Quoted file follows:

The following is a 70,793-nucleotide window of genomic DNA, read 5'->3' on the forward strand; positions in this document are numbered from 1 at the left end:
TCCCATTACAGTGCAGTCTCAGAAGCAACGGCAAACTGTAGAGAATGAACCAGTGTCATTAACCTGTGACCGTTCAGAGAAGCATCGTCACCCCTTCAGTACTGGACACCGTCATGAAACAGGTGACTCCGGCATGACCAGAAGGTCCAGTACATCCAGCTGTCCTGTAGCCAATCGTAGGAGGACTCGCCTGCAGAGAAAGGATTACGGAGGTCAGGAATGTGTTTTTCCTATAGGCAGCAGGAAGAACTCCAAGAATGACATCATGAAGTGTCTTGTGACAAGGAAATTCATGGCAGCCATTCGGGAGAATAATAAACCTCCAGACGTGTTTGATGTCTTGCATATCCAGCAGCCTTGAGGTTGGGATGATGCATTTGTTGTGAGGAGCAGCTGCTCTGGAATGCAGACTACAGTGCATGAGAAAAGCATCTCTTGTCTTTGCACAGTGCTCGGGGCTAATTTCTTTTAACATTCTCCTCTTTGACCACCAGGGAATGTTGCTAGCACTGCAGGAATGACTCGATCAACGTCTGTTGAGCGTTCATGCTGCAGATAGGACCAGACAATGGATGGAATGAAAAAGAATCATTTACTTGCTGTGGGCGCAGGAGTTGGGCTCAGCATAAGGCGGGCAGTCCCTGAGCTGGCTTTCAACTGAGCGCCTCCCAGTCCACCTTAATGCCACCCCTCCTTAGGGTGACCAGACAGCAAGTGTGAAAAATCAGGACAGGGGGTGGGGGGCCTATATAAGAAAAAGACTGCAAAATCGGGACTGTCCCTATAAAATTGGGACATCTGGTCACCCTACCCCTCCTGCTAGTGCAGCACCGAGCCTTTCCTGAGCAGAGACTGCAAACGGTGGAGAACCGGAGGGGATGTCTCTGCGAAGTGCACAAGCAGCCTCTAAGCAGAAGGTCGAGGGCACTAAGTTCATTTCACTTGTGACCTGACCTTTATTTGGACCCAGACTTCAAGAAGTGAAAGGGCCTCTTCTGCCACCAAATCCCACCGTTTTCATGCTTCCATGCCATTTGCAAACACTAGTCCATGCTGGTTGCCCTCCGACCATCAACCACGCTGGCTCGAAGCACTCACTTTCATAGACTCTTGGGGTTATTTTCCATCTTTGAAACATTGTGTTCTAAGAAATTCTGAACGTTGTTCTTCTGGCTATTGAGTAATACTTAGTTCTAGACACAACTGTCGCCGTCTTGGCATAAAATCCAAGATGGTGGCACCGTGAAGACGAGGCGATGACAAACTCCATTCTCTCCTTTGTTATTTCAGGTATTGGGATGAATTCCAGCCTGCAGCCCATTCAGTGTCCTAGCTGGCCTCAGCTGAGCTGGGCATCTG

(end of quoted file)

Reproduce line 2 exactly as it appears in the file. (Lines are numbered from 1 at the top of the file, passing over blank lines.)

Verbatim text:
TCCCATTACAGTGCAGTCTCAGAAGCAACGGCAAACTGTAGAGAATGAACCAGTGTCATTAACCTGTGACCGTTCAGAGAAGCATCGTCACCCCTTCAGTACTGGACACCGTCATGAAACAGGTGACTCCGGCATGACCAGAAGGTCCAGTACATCCAGCTGTCCTGTAGCCAATCGTAGGAGGACTCGCCTGCAGAGAAAGGATTACGGAGGTCAGGAATGTGTTTTTCCTATAGGCAGCAGGAAGAACTCCAAGAATGACATCATGAAGTGTCTTGTGACAAGGAAATTCATGGCAGCCATTCGGGAGAATAATAAACCTCCAGACGTGTTTGATGTCTTGCATATCCAGCAGCCTTGAGGTTGGGATGATGCATTTGTTGTGAGGAGCAGCTGCTCTGGAATGCAGACTACAGTGCATGAGAAAAGCATCTCTTGTCTTTGCACAGTGCTCGGGGCTAATTTCTTTTAACATTCTCCTCTTTGACCACCAGGGAATGTTGCTAGCACTGCAGGAATGACTCGATCAACGTCTGTTGAGCGTTCATGCTGCAGATAGGACCAGACAATGGATGGAATGAAAAAGAATCATTTACTTGCTGTGGGCGCAGGAGTTGGGCTCAGCATAAGGCGGGCAGTCCCTGAGCTGGCTTTCAACTGAGCGCCTCCCAGTCCACCTTAATGCCACCCCTCCTTAGGGTGACCAGACAGCAAGTGTGAAAAATCAGGACAGGGGGTGGGGGGCCTATATAAGAAAAAGACTGCAAAATCGGGACTGTCCCTATAAAATTGGGACATCTGGTCACCCTACCCCTCCTGCTAGTGCAGCACCGAGCCTTTCCTGAGCAGAGACTGCAAACGGTGGAGAACCGGAGGGGATGTCTCTGCGAAGTGCACAAGCAGCCTCTAAGCAGAAGGTCGAGGGCACTAAGTTCATTTCACTTGTGACCTGACCTTTATTTGGACCCAGACTTCAAGAAGTGAAAGGGCCTCTTCTGCCACCAAATCCCACCGTTTTCATGCTTCCATGCCATTTGCAAACACTAGTCCATGCTGGTTGCCCTCCGACCATCAACCACGCTGGCTCGAAGCACTCACTTTCATAGACTCTTGGGGTTATTTTCCATCTTTGAAACATTGTGTTCTAAGAAATTCTGAACGTTGTTCTTCTGGCTATTGAGTAATACTTAGTTCTAGACACAACTGTCGCCGTCTTGGCATAAAATCCAAGATGGTGGCACCGTGAAGACGAGGCGATGACAAACTCCATTCTCTCCTTTGTTATTTCAGGTATTGGGATGAATTCCAGCCTGCAGCCCATTCAGTGTCCTAGCTGGCCTCAGCTGAGCTGGGCATCTG